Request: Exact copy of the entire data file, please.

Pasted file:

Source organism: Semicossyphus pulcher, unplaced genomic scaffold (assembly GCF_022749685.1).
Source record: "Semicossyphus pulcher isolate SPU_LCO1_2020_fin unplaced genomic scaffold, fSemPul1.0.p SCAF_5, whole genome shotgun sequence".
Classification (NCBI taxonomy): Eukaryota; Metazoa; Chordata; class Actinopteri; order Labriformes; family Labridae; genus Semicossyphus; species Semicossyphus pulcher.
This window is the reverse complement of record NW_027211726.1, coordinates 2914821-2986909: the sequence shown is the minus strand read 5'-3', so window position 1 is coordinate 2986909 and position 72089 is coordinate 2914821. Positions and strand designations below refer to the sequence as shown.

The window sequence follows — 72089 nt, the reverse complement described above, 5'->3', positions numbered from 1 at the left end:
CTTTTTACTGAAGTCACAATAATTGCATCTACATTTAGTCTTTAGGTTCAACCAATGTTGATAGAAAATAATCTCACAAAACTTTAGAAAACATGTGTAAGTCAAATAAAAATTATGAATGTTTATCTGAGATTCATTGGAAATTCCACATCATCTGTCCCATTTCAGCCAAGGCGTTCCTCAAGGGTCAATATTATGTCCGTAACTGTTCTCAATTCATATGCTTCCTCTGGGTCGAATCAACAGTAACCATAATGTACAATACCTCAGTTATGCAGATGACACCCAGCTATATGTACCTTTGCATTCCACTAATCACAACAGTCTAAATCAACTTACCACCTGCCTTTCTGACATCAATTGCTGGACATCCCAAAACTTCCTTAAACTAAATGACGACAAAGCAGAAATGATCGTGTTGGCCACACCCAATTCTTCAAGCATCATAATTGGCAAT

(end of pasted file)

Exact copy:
Source organism: Semicossyphus pulcher, unplaced genomic scaffold (assembly GCF_022749685.1).
Source record: "Semicossyphus pulcher isolate SPU_LCO1_2020_fin unplaced genomic scaffold, fSemPul1.0.p SCAF_5, whole genome shotgun sequence".
Classification (NCBI taxonomy): Eukaryota; Metazoa; Chordata; class Actinopteri; order Labriformes; family Labridae; genus Semicossyphus; species Semicossyphus pulcher.
This window is the reverse complement of record NW_027211726.1, coordinates 2914821-2986909: the sequence shown is the minus strand read 5'-3', so window position 1 is coordinate 2986909 and position 72089 is coordinate 2914821. Positions and strand designations below refer to the sequence as shown.

The window sequence follows — 72089 nt, the reverse complement described above, 5'->3', positions numbered from 1 at the left end:
CTTTTTACTGAAGTCACAATAATTGCATCTACATTTAGTCTTTAGGTTCAACCAATGTTGATAGAAAATAATCTCACAAAACTTTAGAAAACATGTGTAAGTCAAATAAAAATTATGAATGTTTATCTGAGATTCATTGGAAATTCCACATCATCTGTCCCATTTCAGCCAAGGCGTTCCTCAAGGGTCAATATTATGTCCGTAACTGTTCTCAATTCATATGCTTCCTCTGGGTCGAATCAACAGTAACCATAATGTACAATACCTCAGTTATGCAGATGACACCCAGCTATATGTACCTTTGCATTCCACTAATCACAACAGTCTAAATCAACTTACCACCTGCCTTTCTGACATCAATTGCTGGACATCCCAAAACTTCCTTAAACTAAATGACGACAAAGCAGAAATGATCGTGTTGGCCACACCCAATTCTTCAAGCATCATAATTGGCAAT